Methods & Tools Software Development Magazine

Software Development Magazine - Project Management, Programming, Software Testing

 

Methods & Tools - News, Facts & Comments Edition - February 2001

*** Products ****************************************************************

* Microsoft Says "JUMP"

Microsoft and Sun have settled last month their dispute about Microsoft's proprietary modifications of Java integrated in its Visual J++Builder product. Microsoft will pay $20 million to settle the trademark-infringement suit, but it has still the rights to sell Visual J++Builder for another seven years. Microsoft also announced plans to release a tool kit called JUMP (Java User Migration Path) that will allow users of Java to migrate to the .NET platform, with automated conversion of code to C#, the .NET-related language.

These news seem to mean that Microsoft's Java strategy is to do without Java! This is not a surprise because the company has always preferred proprietary standards. If Microsoft presents this move as "a commitment to interoperability and choice of programming language for building Web services", it is clear that the idea is NOT to choose Java, but rather a Microsoft's managed language, like C#. This will lead to an interesting confrontation between the .NET platform and Java as the preferred environment for developing business applications. As there are little doubts that Windows will remain the dominant client OS in companies for the coming years, the success of Java will be linked to the availability of tools to run its evolution on the Windows/Explorer platforms.

*** Companies ***************************************************************

* Ideas and Oil Reunified

During the 70's oil crisis, a French ad said "We do not have oil, but we have ideas". Now you can find both in the same company as oil services Schlumberger Ltd said it had agreed to buy Anglo-French IT services Sema Group for $5.2 billion in cash. Schlumberger 10'000 IT staff will be transferred to Sema which has currently 20'000 employees. Sema Group was in trouble since last year acquisition of US-German software house LHS, a company hard to digest for Sema Group. Its stock price has lost around 66% from its high of 2000 after two profit warnings.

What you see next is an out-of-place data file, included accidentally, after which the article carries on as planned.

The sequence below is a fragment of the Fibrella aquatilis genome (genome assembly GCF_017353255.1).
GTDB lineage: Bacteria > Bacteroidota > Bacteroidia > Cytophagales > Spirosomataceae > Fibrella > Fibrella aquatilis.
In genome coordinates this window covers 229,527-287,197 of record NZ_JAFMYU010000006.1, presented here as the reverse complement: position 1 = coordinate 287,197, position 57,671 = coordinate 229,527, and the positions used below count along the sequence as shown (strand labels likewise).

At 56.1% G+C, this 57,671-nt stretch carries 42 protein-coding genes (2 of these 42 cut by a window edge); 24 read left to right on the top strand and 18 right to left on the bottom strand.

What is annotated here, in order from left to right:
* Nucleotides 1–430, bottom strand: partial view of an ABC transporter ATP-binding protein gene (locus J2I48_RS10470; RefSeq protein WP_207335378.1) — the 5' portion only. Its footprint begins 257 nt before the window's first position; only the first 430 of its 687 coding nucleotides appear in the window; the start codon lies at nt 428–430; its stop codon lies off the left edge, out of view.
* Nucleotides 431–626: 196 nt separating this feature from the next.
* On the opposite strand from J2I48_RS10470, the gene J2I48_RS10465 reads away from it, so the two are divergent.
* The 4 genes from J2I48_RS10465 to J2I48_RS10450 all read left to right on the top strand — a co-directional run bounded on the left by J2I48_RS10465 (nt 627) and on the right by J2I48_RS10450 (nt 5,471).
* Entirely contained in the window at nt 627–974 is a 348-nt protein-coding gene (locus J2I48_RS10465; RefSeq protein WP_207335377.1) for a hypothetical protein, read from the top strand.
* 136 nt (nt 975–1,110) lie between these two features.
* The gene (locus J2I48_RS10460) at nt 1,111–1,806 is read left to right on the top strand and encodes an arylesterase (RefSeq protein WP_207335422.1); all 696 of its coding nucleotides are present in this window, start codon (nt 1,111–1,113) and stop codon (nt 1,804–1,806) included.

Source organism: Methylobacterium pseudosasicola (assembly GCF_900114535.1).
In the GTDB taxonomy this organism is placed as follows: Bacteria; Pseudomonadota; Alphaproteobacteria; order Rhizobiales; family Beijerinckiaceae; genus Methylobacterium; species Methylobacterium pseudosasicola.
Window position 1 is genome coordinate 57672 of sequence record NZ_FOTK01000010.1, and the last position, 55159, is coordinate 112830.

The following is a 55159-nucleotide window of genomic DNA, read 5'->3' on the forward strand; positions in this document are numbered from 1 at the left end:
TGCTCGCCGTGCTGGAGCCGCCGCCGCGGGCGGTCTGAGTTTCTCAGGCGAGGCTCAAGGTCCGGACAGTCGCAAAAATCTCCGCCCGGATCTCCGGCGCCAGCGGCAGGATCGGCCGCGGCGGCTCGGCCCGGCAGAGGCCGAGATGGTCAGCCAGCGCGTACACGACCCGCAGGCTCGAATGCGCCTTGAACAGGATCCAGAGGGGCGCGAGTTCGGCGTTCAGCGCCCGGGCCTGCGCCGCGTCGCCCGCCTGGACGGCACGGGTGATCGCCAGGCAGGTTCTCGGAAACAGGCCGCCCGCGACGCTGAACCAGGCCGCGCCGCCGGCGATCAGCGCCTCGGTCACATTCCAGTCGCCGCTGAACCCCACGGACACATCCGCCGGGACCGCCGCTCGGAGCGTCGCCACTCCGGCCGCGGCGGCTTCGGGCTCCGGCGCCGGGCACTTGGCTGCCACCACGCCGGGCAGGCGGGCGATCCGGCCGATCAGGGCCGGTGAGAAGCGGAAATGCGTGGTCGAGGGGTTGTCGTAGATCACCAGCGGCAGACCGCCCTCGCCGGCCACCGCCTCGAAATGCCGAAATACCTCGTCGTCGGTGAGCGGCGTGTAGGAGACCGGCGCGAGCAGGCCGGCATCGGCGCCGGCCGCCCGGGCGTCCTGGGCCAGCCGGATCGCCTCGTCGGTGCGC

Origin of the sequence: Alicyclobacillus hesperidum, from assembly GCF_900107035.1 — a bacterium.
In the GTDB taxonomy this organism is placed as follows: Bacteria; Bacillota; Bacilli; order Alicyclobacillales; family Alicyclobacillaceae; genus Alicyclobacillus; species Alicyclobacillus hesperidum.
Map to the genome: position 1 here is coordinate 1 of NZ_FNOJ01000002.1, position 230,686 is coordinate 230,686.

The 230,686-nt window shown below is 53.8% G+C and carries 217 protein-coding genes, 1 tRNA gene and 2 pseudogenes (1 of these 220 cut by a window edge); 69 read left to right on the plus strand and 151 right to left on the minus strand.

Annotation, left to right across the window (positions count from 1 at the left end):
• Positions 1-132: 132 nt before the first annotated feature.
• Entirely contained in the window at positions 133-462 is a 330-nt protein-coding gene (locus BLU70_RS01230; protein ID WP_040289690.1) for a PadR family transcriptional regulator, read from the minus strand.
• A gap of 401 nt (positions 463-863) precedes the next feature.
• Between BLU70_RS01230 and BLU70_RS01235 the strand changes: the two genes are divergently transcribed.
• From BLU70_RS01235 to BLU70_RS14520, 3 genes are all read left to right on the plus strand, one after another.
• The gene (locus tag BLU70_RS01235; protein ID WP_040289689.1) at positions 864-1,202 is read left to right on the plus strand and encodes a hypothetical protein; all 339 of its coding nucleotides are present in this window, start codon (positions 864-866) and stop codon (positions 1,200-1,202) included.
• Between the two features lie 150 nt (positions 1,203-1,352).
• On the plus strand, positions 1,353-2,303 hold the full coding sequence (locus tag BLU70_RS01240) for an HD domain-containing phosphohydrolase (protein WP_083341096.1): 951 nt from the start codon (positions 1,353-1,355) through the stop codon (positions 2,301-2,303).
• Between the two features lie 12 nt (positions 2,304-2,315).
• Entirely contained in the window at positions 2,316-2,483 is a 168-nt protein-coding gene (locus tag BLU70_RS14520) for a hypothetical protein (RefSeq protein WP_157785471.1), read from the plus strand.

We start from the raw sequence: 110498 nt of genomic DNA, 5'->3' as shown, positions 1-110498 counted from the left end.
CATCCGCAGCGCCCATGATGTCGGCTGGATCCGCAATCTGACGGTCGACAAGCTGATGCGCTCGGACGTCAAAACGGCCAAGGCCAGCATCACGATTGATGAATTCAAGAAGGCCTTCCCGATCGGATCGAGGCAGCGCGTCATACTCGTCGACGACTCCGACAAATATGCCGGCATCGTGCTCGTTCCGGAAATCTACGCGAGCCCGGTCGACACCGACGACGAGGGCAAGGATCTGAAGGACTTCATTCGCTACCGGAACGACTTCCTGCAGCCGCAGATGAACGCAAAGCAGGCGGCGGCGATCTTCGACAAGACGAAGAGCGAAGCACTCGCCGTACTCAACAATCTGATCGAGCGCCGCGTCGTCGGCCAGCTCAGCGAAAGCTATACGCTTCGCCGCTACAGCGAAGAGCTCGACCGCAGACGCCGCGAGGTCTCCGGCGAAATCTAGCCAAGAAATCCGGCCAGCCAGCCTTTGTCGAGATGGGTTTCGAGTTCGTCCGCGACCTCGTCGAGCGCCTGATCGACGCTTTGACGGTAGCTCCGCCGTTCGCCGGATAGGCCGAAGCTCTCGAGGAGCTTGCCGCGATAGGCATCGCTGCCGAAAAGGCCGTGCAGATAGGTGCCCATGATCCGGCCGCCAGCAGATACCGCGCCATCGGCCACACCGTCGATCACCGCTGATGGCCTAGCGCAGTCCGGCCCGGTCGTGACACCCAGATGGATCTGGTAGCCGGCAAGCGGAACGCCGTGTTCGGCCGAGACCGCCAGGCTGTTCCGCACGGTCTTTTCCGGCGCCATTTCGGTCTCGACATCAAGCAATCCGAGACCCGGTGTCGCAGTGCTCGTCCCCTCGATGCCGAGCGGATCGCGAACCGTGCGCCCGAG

With many IT service companies facing a financial crisis causes by a somewhat overcrowded market and the economy slowdown, this deal is another signal that many industrial-based companies are extending their reach toward the bundle of software content with the hardware products. The failed acquisition of PriceWaterhouseCoopers by Hewlett-Packard is another example. Global giants like Siemens or ABB have also in their strategy the goal to increase the part of revenues produced by software. IT companies with strength in industrial automation are therefore preferred target, furthermore if their stock price is low.

*** In Other's Words ********************************************************

* The Quest for the Good Manager

"I used to think Dilbert was funny. [...] But I don't laugh at Dilbert anymore. [...] The tragedy is that the comic strip reflects a painful reality for many thousands of software professionals. As one colleague put it to me recently, 'Dilbert isn't a joke, it's a documentary'.

[...] The result is that management itself, both in function and image, is held in low esteem, if not utter contempt, by many software developers. We have more evidence for this than just Dilbert-style anecdotes. A 1997 marketing survey by Windows Tech Journal (now sadly defunct) produced some surprising insights into its subscribers' attitudes toward management. Simply stated, they hate it. And they detest the superstructure of incompetent managers whom they have suffered under for the better part of their careers. Management is not seen as a support, it is seen as an enemy: dogmatic, incompetent, and above all, stupid.

The WinTech survey's other major finding was that, despite its almost exclusively technical content, the vast majority of its readers were, and presumably still are, managers. Furthermore, most of them are managers not because they want to be (they're techies at heart) but because they are simply the best person around for the job. This was stunning - and ironic - revelation. Inside the industry is a hidden generation of younger managers who hate management. In fact, their disdain for it is so intense that most of them refuse even to have the word 'manager' in their job title. As a response, WinTech carefully avoided all use of the 'M word' in its marketing literature and editorial copy, instead substituting less offensive terms like "team leader".